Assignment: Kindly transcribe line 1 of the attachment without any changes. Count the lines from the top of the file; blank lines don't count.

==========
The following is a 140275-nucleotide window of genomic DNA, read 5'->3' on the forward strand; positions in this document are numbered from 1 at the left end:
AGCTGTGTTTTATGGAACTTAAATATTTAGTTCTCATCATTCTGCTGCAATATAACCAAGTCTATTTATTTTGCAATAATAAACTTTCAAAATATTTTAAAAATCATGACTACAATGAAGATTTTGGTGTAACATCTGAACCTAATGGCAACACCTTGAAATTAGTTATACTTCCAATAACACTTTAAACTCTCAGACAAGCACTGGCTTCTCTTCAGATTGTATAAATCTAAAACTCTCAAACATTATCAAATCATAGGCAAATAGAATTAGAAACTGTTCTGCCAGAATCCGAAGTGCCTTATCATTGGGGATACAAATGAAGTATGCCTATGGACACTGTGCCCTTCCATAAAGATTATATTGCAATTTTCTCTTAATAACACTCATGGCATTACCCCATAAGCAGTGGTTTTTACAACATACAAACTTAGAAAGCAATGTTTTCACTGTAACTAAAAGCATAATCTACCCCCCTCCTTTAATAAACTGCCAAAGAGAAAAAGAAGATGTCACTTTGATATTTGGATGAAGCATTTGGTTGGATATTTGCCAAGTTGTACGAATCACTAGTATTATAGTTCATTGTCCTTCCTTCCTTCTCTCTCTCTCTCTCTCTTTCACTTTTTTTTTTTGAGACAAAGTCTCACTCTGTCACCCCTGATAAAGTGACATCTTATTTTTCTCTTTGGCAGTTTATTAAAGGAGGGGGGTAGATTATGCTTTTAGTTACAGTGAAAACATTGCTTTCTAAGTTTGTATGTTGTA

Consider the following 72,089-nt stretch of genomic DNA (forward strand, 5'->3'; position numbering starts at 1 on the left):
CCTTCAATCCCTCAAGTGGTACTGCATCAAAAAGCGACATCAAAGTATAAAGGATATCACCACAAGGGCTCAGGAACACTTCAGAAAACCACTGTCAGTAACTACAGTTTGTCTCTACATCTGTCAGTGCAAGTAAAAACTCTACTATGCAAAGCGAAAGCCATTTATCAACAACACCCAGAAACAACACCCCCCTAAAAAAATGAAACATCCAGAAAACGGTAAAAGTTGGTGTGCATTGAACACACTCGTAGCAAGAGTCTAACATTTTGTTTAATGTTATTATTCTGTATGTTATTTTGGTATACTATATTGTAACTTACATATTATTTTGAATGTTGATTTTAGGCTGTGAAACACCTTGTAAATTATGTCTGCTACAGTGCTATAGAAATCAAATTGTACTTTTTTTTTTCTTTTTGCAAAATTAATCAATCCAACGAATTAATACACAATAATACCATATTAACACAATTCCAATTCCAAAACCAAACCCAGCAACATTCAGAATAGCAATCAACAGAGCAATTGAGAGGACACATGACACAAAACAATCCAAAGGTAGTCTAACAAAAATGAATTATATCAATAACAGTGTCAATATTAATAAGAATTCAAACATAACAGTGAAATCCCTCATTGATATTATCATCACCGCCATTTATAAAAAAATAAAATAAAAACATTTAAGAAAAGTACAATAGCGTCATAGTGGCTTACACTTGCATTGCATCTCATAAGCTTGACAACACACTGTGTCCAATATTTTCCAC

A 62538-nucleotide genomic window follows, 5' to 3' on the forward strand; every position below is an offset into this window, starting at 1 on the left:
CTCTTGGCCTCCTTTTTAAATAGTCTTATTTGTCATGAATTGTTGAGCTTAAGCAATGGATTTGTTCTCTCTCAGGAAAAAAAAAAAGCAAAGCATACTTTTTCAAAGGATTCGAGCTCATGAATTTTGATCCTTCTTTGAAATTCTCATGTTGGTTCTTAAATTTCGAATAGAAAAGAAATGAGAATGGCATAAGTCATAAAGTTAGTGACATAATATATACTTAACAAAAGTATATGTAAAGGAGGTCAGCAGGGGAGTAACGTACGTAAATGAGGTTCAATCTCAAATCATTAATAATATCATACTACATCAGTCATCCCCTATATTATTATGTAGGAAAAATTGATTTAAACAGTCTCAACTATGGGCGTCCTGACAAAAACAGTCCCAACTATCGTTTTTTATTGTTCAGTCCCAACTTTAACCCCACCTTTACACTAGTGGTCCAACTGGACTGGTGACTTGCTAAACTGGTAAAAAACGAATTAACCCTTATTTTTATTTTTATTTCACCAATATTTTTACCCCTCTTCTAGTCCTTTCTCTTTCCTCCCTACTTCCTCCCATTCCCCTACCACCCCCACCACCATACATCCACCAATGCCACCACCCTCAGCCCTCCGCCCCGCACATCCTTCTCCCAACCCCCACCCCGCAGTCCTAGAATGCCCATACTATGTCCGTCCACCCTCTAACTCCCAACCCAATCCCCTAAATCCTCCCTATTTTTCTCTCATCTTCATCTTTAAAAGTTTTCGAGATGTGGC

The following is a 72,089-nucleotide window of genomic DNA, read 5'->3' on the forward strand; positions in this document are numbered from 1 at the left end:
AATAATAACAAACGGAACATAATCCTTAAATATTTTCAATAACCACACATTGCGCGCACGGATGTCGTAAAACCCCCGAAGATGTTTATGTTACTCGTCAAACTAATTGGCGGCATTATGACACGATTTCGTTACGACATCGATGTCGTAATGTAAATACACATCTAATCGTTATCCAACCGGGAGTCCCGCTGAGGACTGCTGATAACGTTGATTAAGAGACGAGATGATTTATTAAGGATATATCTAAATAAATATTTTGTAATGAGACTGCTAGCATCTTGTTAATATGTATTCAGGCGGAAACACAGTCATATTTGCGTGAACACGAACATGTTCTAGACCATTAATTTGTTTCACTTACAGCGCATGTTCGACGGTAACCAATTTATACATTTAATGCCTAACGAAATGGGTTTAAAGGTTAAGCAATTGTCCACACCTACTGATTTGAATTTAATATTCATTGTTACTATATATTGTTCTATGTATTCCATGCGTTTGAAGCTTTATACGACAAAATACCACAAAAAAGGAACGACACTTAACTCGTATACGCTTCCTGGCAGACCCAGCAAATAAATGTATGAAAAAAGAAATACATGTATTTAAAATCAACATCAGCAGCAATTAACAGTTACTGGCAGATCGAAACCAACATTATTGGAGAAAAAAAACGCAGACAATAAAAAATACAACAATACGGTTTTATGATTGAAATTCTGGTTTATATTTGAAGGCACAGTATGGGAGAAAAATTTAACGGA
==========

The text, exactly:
The following is a 140275-nucleotide window of genomic DNA, read 5'->3' on the forward strand; positions in this document are numbered from 1 at the left end: